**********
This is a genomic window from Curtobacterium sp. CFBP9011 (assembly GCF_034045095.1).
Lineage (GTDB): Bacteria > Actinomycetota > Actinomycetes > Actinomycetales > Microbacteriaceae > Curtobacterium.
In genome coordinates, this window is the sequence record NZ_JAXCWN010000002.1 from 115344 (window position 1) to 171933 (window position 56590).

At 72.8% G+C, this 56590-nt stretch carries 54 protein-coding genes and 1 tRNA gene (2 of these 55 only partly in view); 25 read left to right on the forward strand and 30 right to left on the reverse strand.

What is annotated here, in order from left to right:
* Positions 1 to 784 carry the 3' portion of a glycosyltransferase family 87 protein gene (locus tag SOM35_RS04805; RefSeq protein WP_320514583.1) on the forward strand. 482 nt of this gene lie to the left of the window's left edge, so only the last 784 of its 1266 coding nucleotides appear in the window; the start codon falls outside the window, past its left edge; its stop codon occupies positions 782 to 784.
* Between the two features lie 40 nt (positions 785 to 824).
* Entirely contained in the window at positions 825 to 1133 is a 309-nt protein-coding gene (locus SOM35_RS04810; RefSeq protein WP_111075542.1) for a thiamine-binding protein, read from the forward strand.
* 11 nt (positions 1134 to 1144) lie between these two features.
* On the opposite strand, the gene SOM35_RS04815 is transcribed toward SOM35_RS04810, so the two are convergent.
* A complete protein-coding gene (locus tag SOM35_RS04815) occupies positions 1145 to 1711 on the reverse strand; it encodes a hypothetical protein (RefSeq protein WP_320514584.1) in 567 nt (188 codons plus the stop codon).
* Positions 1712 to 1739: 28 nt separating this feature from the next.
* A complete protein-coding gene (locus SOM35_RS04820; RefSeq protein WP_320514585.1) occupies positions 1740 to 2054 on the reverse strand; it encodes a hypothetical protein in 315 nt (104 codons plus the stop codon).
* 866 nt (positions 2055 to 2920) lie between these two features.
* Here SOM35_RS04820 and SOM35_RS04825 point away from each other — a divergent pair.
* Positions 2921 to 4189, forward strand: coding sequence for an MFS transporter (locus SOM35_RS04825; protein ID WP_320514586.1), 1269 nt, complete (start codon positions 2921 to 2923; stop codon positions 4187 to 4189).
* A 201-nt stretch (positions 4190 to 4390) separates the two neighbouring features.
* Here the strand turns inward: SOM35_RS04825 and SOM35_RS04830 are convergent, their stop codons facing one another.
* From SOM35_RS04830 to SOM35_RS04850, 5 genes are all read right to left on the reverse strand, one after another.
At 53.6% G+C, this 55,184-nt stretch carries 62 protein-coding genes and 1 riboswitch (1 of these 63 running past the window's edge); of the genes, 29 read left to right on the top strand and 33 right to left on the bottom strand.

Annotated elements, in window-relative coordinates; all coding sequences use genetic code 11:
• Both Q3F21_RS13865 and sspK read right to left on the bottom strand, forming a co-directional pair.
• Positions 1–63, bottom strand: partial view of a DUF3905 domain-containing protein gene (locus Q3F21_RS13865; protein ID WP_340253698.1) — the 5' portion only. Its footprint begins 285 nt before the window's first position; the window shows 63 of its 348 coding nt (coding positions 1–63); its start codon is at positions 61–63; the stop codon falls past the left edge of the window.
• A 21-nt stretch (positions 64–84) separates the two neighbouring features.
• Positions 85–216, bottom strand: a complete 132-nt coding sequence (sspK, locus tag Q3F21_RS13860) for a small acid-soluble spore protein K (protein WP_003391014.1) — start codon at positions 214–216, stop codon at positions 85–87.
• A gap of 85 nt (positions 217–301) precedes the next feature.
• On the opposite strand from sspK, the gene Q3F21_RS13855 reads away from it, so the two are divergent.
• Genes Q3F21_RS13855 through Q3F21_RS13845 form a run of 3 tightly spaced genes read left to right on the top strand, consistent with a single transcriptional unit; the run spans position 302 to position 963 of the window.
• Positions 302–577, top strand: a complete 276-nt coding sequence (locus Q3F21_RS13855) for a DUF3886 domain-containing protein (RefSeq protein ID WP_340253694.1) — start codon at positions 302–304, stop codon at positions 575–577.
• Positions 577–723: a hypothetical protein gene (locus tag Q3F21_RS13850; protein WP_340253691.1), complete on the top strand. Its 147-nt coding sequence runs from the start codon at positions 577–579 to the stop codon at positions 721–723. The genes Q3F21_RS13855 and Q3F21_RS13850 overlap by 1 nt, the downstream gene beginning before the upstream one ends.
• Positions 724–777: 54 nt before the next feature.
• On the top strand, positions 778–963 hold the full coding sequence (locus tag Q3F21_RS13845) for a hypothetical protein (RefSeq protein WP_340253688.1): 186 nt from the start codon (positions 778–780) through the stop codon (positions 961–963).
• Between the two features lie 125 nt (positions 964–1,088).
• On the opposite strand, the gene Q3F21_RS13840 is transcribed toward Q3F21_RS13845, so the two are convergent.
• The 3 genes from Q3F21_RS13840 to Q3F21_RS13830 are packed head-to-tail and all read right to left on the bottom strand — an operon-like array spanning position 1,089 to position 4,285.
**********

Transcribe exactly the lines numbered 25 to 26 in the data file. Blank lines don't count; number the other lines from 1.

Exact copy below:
• Positions 85–216, bottom strand: a complete 132-nt coding sequence (sspK, locus tag Q3F21_RS13860) for a small acid-soluble spore protein K (protein WP_003391014.1) — start codon at positions 214–216, stop codon at positions 85–87.
• A gap of 85 nt (positions 217–301) precedes the next feature.